For years Twitter has had a harassment problem. While that doesn’t seem to have affected marketers’ opinions of Twitter, it could turn off regular users who don’t want to spend time on social network where people are free to fire slurs and other hateful words at them. So Twitter is giving people new options to police the tweets they see.
People will be able to block tweets containing keywords, phrases, hashtags, usernames, emojis as well as entire conversations from appearing in the push notifications Twitter sends when someone is mentioned in a tweet, Twitter announced in a blog post published on Tuesday. The change will be available to everyone who uses Twitter “in the coming days,” according to the company.
Also on Tuesday Twitter said it has created a more direct method to report tweets and users that violate its Hateful Conduct Policy and for its employees to process those reports, but it didn’t give any details about what has changed. I’ve emailed Twitter to find out how exactly the reporting and processing flow has changed and will update this story when I hear back.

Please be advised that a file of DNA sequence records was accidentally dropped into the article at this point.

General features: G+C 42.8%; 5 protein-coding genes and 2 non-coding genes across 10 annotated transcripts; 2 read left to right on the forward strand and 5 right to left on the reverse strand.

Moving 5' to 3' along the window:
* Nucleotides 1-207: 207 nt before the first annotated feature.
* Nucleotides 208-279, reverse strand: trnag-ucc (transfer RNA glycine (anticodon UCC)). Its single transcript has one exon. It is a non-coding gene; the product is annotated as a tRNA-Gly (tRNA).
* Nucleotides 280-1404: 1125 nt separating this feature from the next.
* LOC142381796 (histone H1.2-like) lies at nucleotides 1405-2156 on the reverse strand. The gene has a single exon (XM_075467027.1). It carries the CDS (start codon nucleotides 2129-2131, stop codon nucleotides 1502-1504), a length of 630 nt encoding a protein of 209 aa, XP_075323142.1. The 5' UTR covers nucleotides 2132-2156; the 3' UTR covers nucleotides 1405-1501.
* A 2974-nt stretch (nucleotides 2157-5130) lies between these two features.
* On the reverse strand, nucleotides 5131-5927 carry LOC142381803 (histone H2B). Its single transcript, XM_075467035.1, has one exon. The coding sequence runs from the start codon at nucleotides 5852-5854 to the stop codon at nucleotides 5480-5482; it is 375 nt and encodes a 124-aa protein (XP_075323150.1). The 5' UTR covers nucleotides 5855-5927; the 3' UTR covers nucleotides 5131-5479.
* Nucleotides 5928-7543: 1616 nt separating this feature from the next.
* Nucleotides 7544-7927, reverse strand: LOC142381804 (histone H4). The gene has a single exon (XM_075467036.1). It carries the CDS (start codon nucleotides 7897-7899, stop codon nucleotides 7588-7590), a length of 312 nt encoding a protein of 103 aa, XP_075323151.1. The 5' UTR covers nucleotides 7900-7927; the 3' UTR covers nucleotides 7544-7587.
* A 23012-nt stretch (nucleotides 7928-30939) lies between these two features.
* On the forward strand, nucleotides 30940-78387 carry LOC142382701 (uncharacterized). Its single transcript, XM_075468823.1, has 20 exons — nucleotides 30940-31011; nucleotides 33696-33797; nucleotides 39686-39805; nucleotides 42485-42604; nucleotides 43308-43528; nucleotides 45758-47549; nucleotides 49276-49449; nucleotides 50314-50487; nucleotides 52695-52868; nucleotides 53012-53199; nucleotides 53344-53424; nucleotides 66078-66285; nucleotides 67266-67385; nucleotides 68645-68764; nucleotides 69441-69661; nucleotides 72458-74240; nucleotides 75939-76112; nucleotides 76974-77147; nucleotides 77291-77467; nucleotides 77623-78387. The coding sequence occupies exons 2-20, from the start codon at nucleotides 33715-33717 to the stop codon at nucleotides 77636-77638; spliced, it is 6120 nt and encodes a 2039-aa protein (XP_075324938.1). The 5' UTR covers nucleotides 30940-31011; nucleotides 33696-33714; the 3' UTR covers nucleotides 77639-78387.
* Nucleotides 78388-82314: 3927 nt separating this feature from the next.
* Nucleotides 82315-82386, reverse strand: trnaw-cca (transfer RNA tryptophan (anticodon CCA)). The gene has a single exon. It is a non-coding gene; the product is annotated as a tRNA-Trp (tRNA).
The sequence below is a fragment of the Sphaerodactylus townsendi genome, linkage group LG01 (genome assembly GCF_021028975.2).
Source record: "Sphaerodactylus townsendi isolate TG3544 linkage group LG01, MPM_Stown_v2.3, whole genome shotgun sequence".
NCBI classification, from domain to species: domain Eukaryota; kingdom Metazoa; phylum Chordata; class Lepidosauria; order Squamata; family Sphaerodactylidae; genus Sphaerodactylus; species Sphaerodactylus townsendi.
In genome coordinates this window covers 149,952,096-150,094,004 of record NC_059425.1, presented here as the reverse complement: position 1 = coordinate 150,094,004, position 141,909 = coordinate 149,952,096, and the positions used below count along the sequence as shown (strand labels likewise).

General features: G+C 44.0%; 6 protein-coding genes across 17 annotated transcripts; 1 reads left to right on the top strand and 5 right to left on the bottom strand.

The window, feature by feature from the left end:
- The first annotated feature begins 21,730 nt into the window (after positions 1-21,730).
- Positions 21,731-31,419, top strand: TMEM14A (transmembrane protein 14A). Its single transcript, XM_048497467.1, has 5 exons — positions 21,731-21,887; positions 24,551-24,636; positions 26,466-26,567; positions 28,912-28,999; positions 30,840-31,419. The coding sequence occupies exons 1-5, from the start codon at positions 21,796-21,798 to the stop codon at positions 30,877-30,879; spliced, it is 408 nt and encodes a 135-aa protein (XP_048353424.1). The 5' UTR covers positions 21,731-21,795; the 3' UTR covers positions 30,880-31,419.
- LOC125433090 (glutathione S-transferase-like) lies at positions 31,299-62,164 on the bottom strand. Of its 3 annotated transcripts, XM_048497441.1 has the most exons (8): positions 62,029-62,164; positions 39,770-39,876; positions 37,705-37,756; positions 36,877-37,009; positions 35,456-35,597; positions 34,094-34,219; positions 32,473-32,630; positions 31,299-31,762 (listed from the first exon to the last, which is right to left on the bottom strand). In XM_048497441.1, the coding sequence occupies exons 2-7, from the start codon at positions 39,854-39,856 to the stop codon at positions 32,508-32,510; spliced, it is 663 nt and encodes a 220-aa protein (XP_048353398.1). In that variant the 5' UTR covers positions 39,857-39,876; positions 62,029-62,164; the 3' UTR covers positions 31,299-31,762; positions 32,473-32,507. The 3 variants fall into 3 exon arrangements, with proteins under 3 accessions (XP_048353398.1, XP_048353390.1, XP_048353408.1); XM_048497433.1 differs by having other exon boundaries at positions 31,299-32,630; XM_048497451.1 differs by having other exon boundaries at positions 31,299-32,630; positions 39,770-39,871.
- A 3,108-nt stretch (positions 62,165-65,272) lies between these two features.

While the new blocking options mean that someone won’t be exposed to violating tweets in Twitter’s notifications tab, a person may still be exposed to them elsewhere on Twitter, depending on the type of text they’re blocking. If a person is blocking keywords or hashtags, tweets containing those keywords or hashtags — so long as those tweets aren’t directed at the person or include the person’s username — will still show up in that person’s timeline and in search results.
People will be able to set which text to block via the settings option on the notification tab in Twitter’s mobile apps or via the notifications option in the settings tab on Twitter’s site. To block an entire conversation, a person can pull up an individual, expanded tweet from that conversation, click the downward-facing arrow and select to mute the conversation.
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Author: Tim Peterson